The architecture


The architecture of Cerebral is driven by the goal to give you insight. Creating a Cerebral application allows you and your team members to never question what actually happens when a page loads, a button is clicked, etc.

The Cerebral debugger is what gives you this insight and answers your questions on what state changes and side effects have been run in any given situation. It is a powerful tool that makes it easier to reason about the application and increases productivity in planning out logic and implementation.

Cerebral is based on the simple concept of three things your application does in order to function. Store state, render state and update state.

Store state 

Where to store the state of an application is a highly debated subject. Should we allow the components to store state? Should we have multiple models? Stores? Reducers? Services? There are many concepts that can store state. In Cerebral you store all your state in “a single state tree”. That means you do not create classes or other abstractions around state, it is all basically one big object of plain JavaScript types. Objects, arrays, strings, numbers and booleans:

  auth: {
    isLoggedIn: false,
    user: {
      prefs: {
        style: 'light'
      friends: [],
      info: {
        email: '',
        name: ''
  posts: {
    list: [],
    selectedPostIndex: 0

With this approach we get some benefits not possible with other approaches.

  1. Simple and consistent API - Typically a state update changes a value, pushes an item in a list, or merges an object into another. With a single state tree we can create an API that does exactly that:
state.set('', 'dark')
state.push('auth.user.friends', 'Joe')
state.merge('', {
  email: '[email protected]',
  name: 'Cheetah'

With a single state tree we can point to parts of the state using paths (the first argument).

  1. Cerebral does not look at the updates in your application as “value updates”, but as “path updates”. This allows Cerebral to make optimizations not possible in other frameworks.

  2. There is no need for immutability in Cerebral because a change to a path means that any component depending on that path should render (no value comparison). In applications with large data structures, immutability has a high cost. There is no need to hack objects and arrays to observe changes to them either. There is nothing special about the state you put into Cerebral’s state tree.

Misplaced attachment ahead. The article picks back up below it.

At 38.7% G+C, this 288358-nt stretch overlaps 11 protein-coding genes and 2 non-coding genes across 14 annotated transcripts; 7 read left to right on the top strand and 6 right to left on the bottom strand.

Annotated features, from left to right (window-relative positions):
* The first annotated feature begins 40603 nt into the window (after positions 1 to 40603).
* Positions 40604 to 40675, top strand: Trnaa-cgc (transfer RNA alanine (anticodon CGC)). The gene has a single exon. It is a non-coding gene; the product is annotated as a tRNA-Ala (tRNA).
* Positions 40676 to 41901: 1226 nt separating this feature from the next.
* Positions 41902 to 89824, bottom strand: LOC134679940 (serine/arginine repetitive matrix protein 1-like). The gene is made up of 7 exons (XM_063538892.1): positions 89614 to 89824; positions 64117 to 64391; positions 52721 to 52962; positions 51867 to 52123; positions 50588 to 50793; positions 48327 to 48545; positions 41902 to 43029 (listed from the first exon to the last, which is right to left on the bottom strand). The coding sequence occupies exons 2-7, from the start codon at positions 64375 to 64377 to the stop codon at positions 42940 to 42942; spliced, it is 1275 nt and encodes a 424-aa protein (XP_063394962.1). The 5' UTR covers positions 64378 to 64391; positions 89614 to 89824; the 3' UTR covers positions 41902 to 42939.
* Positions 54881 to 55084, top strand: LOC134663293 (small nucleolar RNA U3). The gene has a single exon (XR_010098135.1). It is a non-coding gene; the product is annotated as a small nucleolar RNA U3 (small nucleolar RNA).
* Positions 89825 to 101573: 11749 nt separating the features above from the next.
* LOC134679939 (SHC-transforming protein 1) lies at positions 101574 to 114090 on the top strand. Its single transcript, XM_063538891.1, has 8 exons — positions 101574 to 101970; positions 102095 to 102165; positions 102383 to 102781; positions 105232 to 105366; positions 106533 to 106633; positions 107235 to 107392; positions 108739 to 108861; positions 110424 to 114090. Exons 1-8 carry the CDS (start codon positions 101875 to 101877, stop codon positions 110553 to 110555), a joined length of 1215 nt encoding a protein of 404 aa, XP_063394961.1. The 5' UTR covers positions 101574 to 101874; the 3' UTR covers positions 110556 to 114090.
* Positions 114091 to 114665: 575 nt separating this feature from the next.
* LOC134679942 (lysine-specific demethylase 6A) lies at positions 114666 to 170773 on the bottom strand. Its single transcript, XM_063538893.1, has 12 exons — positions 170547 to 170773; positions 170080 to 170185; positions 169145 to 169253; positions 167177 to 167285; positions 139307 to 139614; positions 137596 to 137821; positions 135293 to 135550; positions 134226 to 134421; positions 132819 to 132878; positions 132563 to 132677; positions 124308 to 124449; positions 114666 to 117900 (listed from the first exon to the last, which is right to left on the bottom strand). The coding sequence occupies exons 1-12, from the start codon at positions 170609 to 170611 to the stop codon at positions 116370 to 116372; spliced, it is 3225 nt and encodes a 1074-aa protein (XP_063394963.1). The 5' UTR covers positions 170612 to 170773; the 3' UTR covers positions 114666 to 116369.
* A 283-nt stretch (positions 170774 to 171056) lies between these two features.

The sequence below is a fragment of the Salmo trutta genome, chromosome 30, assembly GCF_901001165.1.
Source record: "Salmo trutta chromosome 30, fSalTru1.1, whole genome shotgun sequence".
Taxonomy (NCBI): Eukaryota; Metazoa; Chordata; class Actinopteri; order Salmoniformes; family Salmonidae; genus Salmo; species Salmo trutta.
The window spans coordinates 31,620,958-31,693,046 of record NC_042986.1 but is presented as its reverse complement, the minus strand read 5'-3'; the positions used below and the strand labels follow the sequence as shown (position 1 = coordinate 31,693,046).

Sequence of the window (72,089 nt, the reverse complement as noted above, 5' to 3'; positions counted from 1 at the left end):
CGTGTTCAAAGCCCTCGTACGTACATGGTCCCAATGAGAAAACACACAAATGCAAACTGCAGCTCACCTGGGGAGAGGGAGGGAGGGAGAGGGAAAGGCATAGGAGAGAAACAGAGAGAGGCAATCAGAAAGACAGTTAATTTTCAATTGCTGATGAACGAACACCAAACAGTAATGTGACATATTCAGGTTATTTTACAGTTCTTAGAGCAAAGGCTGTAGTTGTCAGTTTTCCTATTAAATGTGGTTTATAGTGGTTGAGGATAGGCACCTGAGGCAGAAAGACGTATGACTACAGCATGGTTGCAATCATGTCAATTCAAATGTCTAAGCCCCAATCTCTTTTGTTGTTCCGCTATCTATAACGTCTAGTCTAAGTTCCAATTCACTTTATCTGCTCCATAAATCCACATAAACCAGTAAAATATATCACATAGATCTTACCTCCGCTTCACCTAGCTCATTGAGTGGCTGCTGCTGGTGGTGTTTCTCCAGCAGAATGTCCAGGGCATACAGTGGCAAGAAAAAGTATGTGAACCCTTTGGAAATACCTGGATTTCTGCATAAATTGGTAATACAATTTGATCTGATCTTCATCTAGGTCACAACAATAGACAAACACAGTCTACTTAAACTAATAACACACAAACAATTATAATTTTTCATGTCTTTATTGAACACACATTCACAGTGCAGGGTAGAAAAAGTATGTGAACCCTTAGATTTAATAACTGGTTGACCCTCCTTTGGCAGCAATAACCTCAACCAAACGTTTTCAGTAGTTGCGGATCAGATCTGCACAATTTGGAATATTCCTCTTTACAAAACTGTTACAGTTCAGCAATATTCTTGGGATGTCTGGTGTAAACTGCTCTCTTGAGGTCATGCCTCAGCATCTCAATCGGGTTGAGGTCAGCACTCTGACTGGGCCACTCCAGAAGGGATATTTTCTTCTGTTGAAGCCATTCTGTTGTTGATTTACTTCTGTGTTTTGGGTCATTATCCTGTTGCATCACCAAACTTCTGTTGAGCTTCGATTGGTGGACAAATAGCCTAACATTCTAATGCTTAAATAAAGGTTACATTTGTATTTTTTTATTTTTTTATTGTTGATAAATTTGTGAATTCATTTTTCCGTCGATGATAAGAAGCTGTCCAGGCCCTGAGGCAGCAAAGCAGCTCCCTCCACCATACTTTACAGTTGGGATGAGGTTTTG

3. Since there is no value comparison in Cerebral it uses what we call strict render. This allows us to do render optimizations not possible with other solutions. For example you can say that a component that depends on a list is only interested in added/removed items of the list or whether the list itself is being replaced.

  4. When the state of the application is a single object, we can use an object inspector to visualize the whole state of your application. With the Cerebral debugger it is easy to build a mental image of application state. You can even make changes directly to state to see how it affects the view layer.

Render state 

Since Cerebral stores all the state of the application in a single state tree, we need a way to expose that state to the components. In some frameworks this is done by passing the whole model or collection of models/stores from the top of the application and down from one component to the next. This can become very tedious and fragile as all nested components completely depend on their parent. In Cerebral, the state of the application is directly connected to each component (here shown with React):

  userName: state``
})(function User(props) {
  props.userName // "some name" (value stored in '')

connect tells Cerebral that the component is interested in a path where the user name happens to be. When that path changes, then the component will be rendered. The component is now completely independent of other components. You can move it to wherever you desire in the component tree and it will still work.

Update state 

This is where Cerebral differs most from other approaches to application development. Updating the state of an application can be anything from:

  • flipping a true to a false
  • setting some value, like a filter
  • reading (and storing) something in local storage
  • requesting data from the server and, depending on the status code of the response, doing something with that response which might lead to new requests and/or setting up a listener for data on the server
  • etc…

The point is, updating state can be a very complex flow of operations. This is often where spaghetti code comes from, and we use abstractions to hide it. The problem with abstractions hiding too much logic is that it becomes rigid, making it difficult to reuse logic and compose existing logic together in new ways.

To handle everything from a simple toggle to very complex operations, Cerebral has the concept of sequences. Sequences allows you to compose functions together into a flow. You can define different execution paths based on whatever you want (a status code, an error, some state, etc). This allows you to write decoupled code, while still bringing everything together in the form of a higher abstraction which helps developers understand how things relate to one another (in what order they will run, when they will run, etc). Under the hood, sequences are based on function-tree, a project that came out of the initial experimentations in the first version of Cerebral.